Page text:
The fundamental principles underlying the control of genome function is being studied through systems biology approaches at Babraham, integrating high-throughput 'omics' technologies with our expanding capacity for mathematical and biophysical modelling and simulation. Babraham's research is recognised as internationally competitive and maintains unique research facilities of national importance. Recent BBSRC investments include a £1.6M next-generation sequencing facility, a £1.5M mass spectrometry suite with special application for lipidomics' analysis, £23M world-class rodent animal facilities, in addition to bioinformatics, FACS analysis, bioimaging, gene targeting and monoclonal antibody production expertise.
Knowledge exchange for wealth creation
The Institute is committed to knowledge exchange and facilitates academic-commercial links to drive innovation and wealth creation for the UK economy. Babraham Bioscience Technologies Ltd (BBT), the Institute's wholly-owned trading arm, promotes knowledge exchange and commercial translation of the Institute's research. BBT actively manages the Institute's intellectual property, negotiates commercial research partnerships and has established spin-out companies. One such example is Crescendo Biologics, established in 2008, which brings together in vivo and in vitro technology platforms invented by Babraham scientists.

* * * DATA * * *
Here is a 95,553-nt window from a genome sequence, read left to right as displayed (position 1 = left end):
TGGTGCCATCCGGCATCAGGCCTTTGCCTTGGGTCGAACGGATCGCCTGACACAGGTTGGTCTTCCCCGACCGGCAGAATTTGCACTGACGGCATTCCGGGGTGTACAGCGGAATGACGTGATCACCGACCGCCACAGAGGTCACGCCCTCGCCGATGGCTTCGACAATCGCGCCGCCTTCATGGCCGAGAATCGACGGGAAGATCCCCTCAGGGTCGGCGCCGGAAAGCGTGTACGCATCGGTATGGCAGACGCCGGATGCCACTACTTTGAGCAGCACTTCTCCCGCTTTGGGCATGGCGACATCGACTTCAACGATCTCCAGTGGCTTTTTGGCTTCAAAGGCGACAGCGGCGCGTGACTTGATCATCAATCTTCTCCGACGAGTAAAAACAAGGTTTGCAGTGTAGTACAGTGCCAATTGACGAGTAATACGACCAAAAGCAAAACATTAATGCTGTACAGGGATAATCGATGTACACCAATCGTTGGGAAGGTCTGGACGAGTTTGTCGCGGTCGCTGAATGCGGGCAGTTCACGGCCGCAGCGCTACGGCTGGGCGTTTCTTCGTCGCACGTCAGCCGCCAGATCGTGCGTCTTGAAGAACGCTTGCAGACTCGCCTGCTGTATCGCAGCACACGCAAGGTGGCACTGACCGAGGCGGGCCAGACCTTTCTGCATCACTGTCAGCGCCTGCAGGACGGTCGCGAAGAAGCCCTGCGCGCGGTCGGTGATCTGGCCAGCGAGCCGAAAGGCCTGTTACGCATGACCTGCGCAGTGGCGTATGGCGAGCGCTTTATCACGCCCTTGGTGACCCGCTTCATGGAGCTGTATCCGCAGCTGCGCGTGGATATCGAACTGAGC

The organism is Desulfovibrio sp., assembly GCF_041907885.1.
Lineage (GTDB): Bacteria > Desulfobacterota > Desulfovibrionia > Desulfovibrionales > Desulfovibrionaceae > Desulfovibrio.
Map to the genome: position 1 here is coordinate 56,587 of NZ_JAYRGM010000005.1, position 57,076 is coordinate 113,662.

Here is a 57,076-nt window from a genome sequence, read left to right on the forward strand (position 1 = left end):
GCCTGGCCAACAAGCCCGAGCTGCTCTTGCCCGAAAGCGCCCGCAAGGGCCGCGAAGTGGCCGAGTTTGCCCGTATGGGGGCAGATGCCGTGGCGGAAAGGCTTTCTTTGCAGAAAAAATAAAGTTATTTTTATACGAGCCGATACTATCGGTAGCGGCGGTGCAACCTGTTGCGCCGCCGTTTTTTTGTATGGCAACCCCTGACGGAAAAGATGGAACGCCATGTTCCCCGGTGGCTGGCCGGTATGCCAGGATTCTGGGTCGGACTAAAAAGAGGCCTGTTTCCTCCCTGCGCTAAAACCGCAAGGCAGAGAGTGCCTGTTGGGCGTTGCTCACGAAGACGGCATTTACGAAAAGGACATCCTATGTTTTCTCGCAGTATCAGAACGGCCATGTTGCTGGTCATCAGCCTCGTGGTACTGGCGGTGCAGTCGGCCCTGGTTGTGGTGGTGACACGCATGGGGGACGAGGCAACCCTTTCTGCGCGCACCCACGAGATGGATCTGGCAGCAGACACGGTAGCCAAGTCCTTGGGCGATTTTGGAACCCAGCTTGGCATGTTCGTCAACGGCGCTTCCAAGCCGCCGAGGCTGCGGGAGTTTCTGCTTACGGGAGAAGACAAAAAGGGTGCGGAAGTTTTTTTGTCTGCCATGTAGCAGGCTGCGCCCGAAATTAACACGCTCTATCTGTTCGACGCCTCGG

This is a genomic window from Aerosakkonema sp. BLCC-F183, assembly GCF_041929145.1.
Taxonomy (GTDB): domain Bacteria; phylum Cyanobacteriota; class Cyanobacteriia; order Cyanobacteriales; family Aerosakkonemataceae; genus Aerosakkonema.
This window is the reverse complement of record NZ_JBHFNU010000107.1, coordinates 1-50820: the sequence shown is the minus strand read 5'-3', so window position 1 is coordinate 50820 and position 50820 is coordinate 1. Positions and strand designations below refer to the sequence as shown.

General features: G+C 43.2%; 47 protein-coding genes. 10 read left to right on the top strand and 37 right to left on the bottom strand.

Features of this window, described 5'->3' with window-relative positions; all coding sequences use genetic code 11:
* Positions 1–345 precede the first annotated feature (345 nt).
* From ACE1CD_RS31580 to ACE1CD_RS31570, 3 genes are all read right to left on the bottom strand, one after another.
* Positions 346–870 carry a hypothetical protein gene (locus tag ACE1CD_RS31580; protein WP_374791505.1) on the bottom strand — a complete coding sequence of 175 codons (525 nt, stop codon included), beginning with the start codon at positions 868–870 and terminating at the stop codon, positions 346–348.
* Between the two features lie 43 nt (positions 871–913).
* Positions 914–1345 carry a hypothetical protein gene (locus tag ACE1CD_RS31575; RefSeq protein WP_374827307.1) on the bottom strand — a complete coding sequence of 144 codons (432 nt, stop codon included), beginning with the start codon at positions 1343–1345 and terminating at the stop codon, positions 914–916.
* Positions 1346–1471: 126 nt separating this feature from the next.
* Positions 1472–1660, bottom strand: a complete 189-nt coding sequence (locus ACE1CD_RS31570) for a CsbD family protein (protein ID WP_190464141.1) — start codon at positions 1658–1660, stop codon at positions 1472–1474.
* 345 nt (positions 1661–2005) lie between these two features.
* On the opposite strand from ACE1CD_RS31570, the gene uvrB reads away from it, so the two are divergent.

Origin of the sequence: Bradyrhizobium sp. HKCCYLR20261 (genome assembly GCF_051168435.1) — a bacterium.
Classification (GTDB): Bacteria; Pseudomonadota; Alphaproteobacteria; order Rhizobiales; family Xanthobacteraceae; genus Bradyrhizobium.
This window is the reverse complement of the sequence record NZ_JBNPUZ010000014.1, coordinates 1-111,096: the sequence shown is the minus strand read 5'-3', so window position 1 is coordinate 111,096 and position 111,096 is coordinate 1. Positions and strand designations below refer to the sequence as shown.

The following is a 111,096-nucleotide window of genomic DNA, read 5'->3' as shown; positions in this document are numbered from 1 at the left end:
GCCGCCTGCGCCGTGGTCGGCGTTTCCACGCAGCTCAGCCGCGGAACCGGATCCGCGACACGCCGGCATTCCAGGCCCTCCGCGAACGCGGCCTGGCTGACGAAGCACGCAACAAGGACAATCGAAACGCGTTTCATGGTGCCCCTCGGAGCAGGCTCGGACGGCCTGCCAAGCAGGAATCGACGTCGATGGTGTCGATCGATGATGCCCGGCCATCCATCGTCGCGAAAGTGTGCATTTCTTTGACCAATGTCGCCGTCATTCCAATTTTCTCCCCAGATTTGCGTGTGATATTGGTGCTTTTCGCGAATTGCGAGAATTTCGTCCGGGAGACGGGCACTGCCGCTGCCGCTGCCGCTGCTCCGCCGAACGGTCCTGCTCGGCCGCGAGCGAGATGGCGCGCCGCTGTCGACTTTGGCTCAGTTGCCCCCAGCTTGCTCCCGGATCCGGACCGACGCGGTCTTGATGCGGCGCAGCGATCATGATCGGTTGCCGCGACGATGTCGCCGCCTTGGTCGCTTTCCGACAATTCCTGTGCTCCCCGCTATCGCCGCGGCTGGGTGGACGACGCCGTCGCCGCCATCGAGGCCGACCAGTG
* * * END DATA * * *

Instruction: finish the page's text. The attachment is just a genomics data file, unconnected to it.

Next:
3D reconstruction of a blastocyst (early stage embryo) with one cell highlighted for analysis. Image: BI
Translation of the Institute's epigenetics research has resulted in several patent applications and commercialisation has been achieved through licensing to companies, including an ongoing relationship with CellCentric Ltd. The Institute's research has also generated novel antibodies, cell lines and other reagents available for licensing.
The Babraham Research Campus is a leading centre for bioscience innovation in the UK and provides around 70,000 sq ft lab space to 28 small-to-medium sized enterprises in the heart of the Cambridge biomedical cluster. The Bioincubator, managed by BBT and supported with BBSRC funding, has been hosting these early-stage bioventures since 2001 and a significant number of the companies on site are closely integrated with the Institute, working with scientists or using Institute services and facilities such as the Technology Development Lab.
The campus continues to expand, underscoring both BBSRC's and Babraham's commitment to supporting bioscience innovation. There are around 750 people on the Babraham Research Campus; approximately 400 people work at the Institute, and around 350 people are employed by various companies on site; an international and professional diversity that has generated a vibrant, stimulating and rewarding research environment.
External Relations Unit